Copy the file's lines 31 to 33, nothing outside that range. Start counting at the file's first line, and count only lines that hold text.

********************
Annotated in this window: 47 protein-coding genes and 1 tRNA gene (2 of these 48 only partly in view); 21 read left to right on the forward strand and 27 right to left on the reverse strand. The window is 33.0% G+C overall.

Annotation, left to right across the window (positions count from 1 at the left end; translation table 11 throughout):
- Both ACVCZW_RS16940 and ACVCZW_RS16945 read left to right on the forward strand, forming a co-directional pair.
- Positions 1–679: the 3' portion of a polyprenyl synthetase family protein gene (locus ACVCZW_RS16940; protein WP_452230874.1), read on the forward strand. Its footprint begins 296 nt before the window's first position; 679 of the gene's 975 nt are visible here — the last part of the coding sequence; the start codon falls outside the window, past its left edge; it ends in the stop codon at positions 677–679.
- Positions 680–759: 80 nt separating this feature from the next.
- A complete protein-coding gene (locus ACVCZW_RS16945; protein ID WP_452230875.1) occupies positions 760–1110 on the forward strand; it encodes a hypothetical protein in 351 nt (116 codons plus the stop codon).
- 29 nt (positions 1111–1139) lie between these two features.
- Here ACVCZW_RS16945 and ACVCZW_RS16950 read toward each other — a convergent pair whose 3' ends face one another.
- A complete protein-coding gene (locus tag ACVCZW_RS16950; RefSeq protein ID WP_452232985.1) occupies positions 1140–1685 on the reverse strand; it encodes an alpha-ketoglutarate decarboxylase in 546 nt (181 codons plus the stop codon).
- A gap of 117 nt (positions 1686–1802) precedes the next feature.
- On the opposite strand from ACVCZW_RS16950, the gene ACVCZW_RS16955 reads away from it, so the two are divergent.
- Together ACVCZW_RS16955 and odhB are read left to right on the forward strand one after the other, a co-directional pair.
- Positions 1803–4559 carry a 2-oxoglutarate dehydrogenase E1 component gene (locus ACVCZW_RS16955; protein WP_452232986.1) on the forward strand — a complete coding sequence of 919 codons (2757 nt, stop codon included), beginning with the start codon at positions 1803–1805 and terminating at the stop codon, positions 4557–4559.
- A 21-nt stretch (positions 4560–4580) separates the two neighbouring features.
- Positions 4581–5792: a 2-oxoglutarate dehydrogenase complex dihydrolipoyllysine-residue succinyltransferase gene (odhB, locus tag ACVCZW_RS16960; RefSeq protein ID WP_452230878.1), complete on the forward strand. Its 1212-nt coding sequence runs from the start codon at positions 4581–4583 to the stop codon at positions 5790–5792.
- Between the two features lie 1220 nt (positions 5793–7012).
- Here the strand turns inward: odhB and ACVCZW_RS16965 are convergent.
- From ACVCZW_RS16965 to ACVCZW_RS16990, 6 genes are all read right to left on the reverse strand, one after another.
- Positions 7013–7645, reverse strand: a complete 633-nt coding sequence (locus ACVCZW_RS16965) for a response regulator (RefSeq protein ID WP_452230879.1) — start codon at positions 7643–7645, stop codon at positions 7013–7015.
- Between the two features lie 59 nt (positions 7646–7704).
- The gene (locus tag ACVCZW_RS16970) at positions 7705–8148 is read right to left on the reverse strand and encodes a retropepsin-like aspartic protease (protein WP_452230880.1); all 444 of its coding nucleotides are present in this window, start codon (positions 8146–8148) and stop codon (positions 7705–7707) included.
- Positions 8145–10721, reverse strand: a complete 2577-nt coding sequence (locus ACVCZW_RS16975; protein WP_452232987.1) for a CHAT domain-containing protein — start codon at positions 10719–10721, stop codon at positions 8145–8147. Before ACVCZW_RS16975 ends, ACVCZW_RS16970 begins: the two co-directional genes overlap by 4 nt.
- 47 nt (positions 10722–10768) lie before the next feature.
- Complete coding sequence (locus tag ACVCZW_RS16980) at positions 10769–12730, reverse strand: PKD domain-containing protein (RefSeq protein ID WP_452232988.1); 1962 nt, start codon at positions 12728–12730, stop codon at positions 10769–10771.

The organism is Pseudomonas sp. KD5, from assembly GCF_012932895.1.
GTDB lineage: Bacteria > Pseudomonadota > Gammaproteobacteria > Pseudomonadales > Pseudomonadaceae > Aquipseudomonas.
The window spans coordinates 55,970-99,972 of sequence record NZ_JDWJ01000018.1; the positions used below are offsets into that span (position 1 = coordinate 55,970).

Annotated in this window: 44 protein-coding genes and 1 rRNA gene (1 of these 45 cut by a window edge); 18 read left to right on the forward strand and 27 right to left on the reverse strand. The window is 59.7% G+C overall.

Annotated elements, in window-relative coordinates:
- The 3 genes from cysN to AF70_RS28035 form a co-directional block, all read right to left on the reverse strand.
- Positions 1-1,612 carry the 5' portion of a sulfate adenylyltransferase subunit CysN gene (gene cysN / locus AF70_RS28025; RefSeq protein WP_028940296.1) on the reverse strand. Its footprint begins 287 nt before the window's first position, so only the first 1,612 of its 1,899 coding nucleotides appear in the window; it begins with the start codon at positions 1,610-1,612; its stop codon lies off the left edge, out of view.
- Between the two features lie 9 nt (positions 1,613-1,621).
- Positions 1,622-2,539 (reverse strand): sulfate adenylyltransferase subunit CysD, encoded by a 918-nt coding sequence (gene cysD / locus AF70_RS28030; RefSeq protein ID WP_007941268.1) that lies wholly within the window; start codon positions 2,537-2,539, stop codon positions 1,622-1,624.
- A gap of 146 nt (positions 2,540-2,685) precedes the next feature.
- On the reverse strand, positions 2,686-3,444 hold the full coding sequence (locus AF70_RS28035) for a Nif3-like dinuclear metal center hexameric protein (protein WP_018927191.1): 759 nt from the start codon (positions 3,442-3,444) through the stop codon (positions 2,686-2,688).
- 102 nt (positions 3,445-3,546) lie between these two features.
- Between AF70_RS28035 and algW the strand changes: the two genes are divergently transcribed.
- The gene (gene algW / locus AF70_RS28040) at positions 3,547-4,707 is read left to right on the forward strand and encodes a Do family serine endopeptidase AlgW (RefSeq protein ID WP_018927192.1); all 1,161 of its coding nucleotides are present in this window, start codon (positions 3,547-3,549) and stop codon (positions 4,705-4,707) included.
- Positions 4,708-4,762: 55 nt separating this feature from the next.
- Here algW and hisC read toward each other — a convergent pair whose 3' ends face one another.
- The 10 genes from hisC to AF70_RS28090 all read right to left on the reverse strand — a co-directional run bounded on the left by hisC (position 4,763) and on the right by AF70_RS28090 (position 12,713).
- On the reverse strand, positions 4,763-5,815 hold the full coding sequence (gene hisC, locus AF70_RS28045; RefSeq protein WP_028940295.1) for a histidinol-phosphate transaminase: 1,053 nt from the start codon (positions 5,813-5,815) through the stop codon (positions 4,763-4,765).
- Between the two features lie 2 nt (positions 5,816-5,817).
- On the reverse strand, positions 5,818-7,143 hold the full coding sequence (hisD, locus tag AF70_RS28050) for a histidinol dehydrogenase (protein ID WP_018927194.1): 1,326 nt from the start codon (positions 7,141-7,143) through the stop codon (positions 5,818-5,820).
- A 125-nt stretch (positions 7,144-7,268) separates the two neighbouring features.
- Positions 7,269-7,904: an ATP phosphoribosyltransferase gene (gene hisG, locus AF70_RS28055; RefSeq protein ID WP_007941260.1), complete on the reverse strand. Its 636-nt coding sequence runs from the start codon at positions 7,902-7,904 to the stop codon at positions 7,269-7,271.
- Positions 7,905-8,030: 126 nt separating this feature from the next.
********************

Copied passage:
- Positions 1-1,612 carry the 5' portion of a sulfate adenylyltransferase subunit CysN gene (gene cysN / locus AF70_RS28025; RefSeq protein WP_028940296.1) on the reverse strand. Its footprint begins 287 nt before the window's first position, so only the first 1,612 of its 1,899 coding nucleotides appear in the window; it begins with the start codon at positions 1,610-1,612; its stop codon lies off the left edge, out of view.
- Between the two features lie 9 nt (positions 1,613-1,621).
- Positions 1,622-2,539 (reverse strand): sulfate adenylyltransferase subunit CysD, encoded by a 918-nt coding sequence (gene cysD / locus AF70_RS28030; RefSeq protein ID WP_007941268.1) that lies wholly within the window; start codon positions 2,537-2,539, stop codon positions 1,622-1,624.